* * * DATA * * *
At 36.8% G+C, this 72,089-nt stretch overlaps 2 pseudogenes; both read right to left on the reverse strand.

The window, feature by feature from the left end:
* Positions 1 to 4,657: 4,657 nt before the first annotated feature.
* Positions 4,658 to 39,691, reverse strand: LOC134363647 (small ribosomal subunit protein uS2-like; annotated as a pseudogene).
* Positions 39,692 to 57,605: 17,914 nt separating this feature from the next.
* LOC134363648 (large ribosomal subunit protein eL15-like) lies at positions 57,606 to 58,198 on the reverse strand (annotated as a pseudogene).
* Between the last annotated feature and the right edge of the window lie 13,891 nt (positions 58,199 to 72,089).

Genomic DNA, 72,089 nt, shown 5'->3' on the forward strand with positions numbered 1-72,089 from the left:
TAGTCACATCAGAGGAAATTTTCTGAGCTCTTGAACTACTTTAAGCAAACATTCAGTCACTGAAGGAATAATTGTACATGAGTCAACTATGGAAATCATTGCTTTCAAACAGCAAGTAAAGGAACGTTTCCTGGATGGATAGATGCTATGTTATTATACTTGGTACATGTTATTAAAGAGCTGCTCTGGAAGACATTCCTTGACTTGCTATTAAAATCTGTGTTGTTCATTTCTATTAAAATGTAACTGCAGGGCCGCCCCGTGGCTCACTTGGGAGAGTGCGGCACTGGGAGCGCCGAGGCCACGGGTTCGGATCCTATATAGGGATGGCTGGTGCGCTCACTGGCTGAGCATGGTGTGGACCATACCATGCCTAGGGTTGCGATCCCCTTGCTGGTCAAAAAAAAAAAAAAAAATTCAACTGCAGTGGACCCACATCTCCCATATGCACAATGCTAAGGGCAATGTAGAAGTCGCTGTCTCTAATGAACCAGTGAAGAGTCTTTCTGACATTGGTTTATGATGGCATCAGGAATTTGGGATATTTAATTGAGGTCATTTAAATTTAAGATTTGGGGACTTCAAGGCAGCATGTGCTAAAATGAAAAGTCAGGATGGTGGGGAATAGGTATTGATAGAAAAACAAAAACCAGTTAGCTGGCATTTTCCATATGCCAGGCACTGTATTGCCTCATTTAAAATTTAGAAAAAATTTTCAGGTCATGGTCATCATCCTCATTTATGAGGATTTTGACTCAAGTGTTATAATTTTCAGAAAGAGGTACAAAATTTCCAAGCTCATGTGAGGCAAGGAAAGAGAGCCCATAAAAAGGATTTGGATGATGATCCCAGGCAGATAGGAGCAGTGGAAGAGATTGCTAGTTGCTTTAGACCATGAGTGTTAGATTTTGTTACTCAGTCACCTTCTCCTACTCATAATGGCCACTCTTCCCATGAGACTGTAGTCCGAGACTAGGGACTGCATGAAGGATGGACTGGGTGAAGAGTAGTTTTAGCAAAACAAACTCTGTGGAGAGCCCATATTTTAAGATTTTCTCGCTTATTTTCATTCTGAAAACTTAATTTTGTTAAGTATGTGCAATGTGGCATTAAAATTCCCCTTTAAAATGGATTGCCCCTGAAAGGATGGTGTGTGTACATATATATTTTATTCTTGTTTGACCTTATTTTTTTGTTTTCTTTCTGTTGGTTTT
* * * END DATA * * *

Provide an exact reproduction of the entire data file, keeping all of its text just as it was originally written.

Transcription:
At 36.8% G+C, this 72,089-nt stretch overlaps 2 pseudogenes; both read right to left on the reverse strand.

The window, feature by feature from the left end:
* Positions 1 to 4,657: 4,657 nt before the first annotated feature.
* Positions 4,658 to 39,691, reverse strand: LOC134363647 (small ribosomal subunit protein uS2-like; annotated as a pseudogene).
* Positions 39,692 to 57,605: 17,914 nt separating this feature from the next.
* LOC134363648 (large ribosomal subunit protein eL15-like) lies at positions 57,606 to 58,198 on the reverse strand (annotated as a pseudogene).
* Between the last annotated feature and the right edge of the window lie 13,891 nt (positions 58,199 to 72,089).

Genomic DNA, 72,089 nt, shown 5'->3' on the forward strand with positions numbered 1-72,089 from the left:
TAGTCACATCAGAGGAAATTTTCTGAGCTCTTGAACTACTTTAAGCAAACATTCAGTCACTGAAGGAATAATTGTACATGAGTCAACTATGGAAATCATTGCTTTCAAACAGCAAGTAAAGGAACGTTTCCTGGATGGATAGATGCTATGTTATTATACTTGGTACATGTTATTAAAGAGCTGCTCTGGAAGACATTCCTTGACTTGCTATTAAAATCTGTGTTGTTCATTTCTATTAAAATGTAACTGCAGGGCCGCCCCGTGGCTCACTTGGGAGAGTGCGGCACTGGGAGCGCCGAGGCCACGGGTTCGGATCCTATATAGGGATGGCTGGTGCGCTCACTGGCTGAGCATGGTGTGGACCATACCATGCCTAGGGTTGCGATCCCCTTGCTGGTCAAAAAAAAAAAAAAAAATTCAACTGCAGTGGACCCACATCTCCCATATGCACAATGCTAAGGGCAATGTAGAAGTCGCTGTCTCTAATGAACCAGTGAAGAGTCTTTCTGACATTGGTTTATGATGGCATCAGGAATTTGGGATATTTAATTGAGGTCATTTAAATTTAAGATTTGGGGACTTCAAGGCAGCATGTGCTAAAATGAAAAGTCAGGATGGTGGGGAATAGGTATTGATAGAAAAACAAAAACCAGTTAGCTGGCATTTTCCATATGCCAGGCACTGTATTGCCTCATTTAAAATTTAGAAAAAATTTTCAGGTCATGGTCATCATCCTCATTTATGAGGATTTTGACTCAAGTGTTATAATTTTCAGAAAGAGGTACAAAATTTCCAAGCTCATGTGAGGCAAGGAAAGAGAGCCCATAAAAAGGATTTGGATGATGATCCCAGGCAGATAGGAGCAGTGGAAGAGATTGCTAGTTGCTTTAGACCATGAGTGTTAGATTTTGTTACTCAGTCACCTTCTCCTACTCATAATGGCCACTCTTCCCATGAGACTGTAGTCCGAGACTAGGGACTGCATGAAGGATGGACTGGGTGAAGAGTAGTTTTAGCAAAACAAACTCTGTGGAGAGCCCATATTTTAAGATTTTCTCGCTTATTTTCATTCTGAAAACTTAATTTTGTTAAGTATGTGCAATGTGGCATTAAAATTCCCCTTTAAAATGGATTGCCCCTGAAAGGATGGTGTGTGTACATATATATTTTATTCTTGTTTGACCTTATTTTTTTGTTTTCTTTCTGTTGGTTTT